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Modeling, Design, and Optimization of Net-Zero Energy Buildings


Modeling, Design, and Optimization of Net-Zero Energy Buildings


Solar Heating and Cooling 5. Aufl.

von: Andreas Athienitis, William O'Brien

83,99 €

Verlag: Ernst & Sohn
Format: EPUB
Veröffentl.: 26.01.2015
ISBN/EAN: 9783433604656
Sprache: englisch
Anzahl Seiten: 396

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Beschreibungen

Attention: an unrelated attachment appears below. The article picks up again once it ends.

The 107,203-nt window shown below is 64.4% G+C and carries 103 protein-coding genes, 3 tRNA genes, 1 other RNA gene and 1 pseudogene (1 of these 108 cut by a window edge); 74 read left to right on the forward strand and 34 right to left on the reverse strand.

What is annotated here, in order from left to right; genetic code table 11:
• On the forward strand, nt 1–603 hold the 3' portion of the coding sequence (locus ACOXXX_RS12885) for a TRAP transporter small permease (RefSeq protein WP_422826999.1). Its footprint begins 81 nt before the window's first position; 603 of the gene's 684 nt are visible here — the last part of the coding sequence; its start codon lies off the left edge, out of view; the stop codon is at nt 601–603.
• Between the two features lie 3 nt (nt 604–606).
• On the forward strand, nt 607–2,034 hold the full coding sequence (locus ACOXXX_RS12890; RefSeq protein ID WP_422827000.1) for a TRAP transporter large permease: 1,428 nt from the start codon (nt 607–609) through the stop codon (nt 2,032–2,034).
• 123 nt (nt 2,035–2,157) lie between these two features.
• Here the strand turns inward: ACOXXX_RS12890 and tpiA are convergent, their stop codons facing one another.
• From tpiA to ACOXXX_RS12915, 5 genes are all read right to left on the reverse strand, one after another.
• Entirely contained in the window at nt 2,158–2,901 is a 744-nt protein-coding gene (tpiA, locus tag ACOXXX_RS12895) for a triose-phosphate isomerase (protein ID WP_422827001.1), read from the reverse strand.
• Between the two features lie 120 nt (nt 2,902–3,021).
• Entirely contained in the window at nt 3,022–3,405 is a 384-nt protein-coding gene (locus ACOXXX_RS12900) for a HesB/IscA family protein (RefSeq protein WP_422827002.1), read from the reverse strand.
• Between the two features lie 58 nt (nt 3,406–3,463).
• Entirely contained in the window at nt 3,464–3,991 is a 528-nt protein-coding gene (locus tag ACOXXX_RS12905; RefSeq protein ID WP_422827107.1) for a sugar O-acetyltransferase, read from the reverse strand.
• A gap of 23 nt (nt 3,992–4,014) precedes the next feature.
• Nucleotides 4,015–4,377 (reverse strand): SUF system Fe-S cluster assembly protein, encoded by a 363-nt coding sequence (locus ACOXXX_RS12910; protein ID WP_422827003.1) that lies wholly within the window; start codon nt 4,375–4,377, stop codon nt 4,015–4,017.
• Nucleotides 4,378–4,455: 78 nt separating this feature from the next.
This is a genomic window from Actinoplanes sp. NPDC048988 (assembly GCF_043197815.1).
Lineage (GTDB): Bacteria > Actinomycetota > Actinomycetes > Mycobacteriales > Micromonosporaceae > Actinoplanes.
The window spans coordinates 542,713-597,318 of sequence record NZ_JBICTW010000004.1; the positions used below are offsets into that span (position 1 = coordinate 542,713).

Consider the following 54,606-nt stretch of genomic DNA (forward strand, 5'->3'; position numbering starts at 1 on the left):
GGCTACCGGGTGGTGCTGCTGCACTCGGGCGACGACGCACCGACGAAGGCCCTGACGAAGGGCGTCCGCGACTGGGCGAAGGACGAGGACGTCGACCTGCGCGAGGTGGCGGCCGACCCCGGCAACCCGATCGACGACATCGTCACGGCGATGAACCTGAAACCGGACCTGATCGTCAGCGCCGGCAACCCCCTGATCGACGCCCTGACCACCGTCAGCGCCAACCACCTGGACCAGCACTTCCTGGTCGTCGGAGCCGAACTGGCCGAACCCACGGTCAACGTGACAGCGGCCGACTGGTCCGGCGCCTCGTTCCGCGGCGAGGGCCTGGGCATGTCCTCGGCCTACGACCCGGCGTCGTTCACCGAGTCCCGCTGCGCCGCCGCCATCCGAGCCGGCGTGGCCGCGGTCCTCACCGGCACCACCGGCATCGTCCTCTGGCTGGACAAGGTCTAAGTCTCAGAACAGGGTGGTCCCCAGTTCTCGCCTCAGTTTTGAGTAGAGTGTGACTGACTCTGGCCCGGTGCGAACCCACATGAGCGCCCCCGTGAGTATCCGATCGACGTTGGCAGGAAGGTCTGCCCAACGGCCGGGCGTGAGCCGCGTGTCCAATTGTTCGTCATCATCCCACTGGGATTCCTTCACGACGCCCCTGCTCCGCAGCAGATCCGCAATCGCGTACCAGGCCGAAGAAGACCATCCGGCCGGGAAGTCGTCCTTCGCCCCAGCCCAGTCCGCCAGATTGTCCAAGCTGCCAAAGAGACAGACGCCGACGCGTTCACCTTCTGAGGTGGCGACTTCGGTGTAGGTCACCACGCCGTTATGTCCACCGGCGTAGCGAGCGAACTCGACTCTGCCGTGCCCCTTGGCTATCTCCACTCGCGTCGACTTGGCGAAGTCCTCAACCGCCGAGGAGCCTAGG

Building energy design is currently going through a period of major changes. One key factor of this is the adoption of net-zero energy as a long term goal for new buildings in most developed countries. To achieve this goal a lot of research is needed to accumulate knowledge and to utilize it in practical applications. In this book, accomplished international experts present advanced modeling techniques as well as in-depth case studies in order to aid designers in optimally using simulation tools for net-zero energy building design. The strategies and technologies discussed in this book are, however, also applicable for the design of energy-plus buildings. This book was facilitated by International Energy Agency's Solar Heating and Cooling (SHC) Programs and the Energy in Buildings and Communities (EBC) Programs through the joint SHC Task 40/EBC Annex 52: Towards Net Zero Energy Solar Buildings R&D collaboration. After presenting the fundamental concepts, design strategies, and technologies required to achieve net-zero energy in buildings, the book discusses different design processes and tools to support the design of net-zero energy buildings (NZEBs). A substantial chapter reports on four diverse NZEBs that have been operating for at least two years. These case studies are extremely high quality because they all have high resolution measured data and the authors were intimately involved in all of them from conception to operating. By comparing the projections made using the respective design tools with the actual performance data, successful (and unsuccessful) design techniques and processes, design and simulation tools, and technologies are identified. Written by both academics and practitioners (building designers) and by North Americans as well as Europeans, this book provides a very broad perspective. It includes a detailed description of design processes and a list of appropriate tools for each design phase, plus methods for parametric analysis and mathematical optimization. It is a guideline for building designers that draws from both the profound theoretical background and the vast practical experience of the authors.